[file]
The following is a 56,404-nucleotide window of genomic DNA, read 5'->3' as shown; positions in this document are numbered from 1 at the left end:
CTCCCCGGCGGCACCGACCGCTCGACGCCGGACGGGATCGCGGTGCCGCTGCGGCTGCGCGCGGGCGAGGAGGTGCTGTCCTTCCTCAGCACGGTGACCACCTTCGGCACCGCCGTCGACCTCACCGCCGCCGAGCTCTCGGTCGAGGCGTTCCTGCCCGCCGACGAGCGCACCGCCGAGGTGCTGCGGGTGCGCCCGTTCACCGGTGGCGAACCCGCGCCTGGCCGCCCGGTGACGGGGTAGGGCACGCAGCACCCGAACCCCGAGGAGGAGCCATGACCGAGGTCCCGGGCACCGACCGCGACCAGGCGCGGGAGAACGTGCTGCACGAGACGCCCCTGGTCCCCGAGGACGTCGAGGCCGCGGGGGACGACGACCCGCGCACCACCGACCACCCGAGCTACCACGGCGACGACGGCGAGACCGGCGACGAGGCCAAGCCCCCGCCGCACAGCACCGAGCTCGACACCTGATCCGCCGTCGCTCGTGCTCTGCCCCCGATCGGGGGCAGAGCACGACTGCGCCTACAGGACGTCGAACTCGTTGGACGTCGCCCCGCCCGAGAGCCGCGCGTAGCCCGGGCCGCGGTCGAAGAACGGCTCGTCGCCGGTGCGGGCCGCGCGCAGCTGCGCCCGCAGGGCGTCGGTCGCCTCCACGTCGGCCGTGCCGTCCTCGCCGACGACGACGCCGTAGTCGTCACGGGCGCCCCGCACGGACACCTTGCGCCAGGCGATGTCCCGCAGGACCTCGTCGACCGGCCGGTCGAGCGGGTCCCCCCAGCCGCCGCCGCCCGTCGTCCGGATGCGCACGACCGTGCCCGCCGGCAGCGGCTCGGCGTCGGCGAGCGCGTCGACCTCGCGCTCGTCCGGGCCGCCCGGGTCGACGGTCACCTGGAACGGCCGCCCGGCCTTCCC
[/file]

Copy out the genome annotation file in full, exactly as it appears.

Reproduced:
The following is a 56,404-nucleotide window of genomic DNA, read 5'->3' as shown; positions in this document are numbered from 1 at the left end:
CTCCCCGGCGGCACCGACCGCTCGACGCCGGACGGGATCGCGGTGCCGCTGCGGCTGCGCGCGGGCGAGGAGGTGCTGTCCTTCCTCAGCACGGTGACCACCTTCGGCACCGCCGTCGACCTCACCGCCGCCGAGCTCTCGGTCGAGGCGTTCCTGCCCGCCGACGAGCGCACCGCCGAGGTGCTGCGGGTGCGCCCGTTCACCGGTGGCGAACCCGCGCCTGGCCGCCCGGTGACGGGGTAGGGCACGCAGCACCCGAACCCCGAGGAGGAGCCATGACCGAGGTCCCGGGCACCGACCGCGACCAGGCGCGGGAGAACGTGCTGCACGAGACGCCCCTGGTCCCCGAGGACGTCGAGGCCGCGGGGGACGACGACCCGCGCACCACCGACCACCCGAGCTACCACGGCGACGACGGCGAGACCGGCGACGAGGCCAAGCCCCCGCCGCACAGCACCGAGCTCGACACCTGATCCGCCGTCGCTCGTGCTCTGCCCCCGATCGGGGGCAGAGCACGACTGCGCCTACAGGACGTCGAACTCGTTGGACGTCGCCCCGCCCGAGAGCCGCGCGTAGCCCGGGCCGCGGTCGAAGAACGGCTCGTCGCCGGTGCGGGCCGCGCGCAGCTGCGCCCGCAGGGCGTCGGTCGCCTCCACGTCGGCCGTGCCGTCCTCGCCGACGACGACGCCGTAGTCGTCACGGGCGCCCCGCACGGACACCTTGCGCCAGGCGATGTCCCGCAGGACCTCGTCGACCGGCCGGTCGAGCGGGTCCCCCCAGCCGCCGCCGCCCGTCGTCCGGATGCGCACGACCGTGCCCGCCGGCAGCGGCTCGGCGTCGGCGAGCGCGTCGACCTCGCGCTCGTCCGGGCCGCCCGGGTCGACGGTCACCTGGAACGGCCGCCCGGCCTTCCC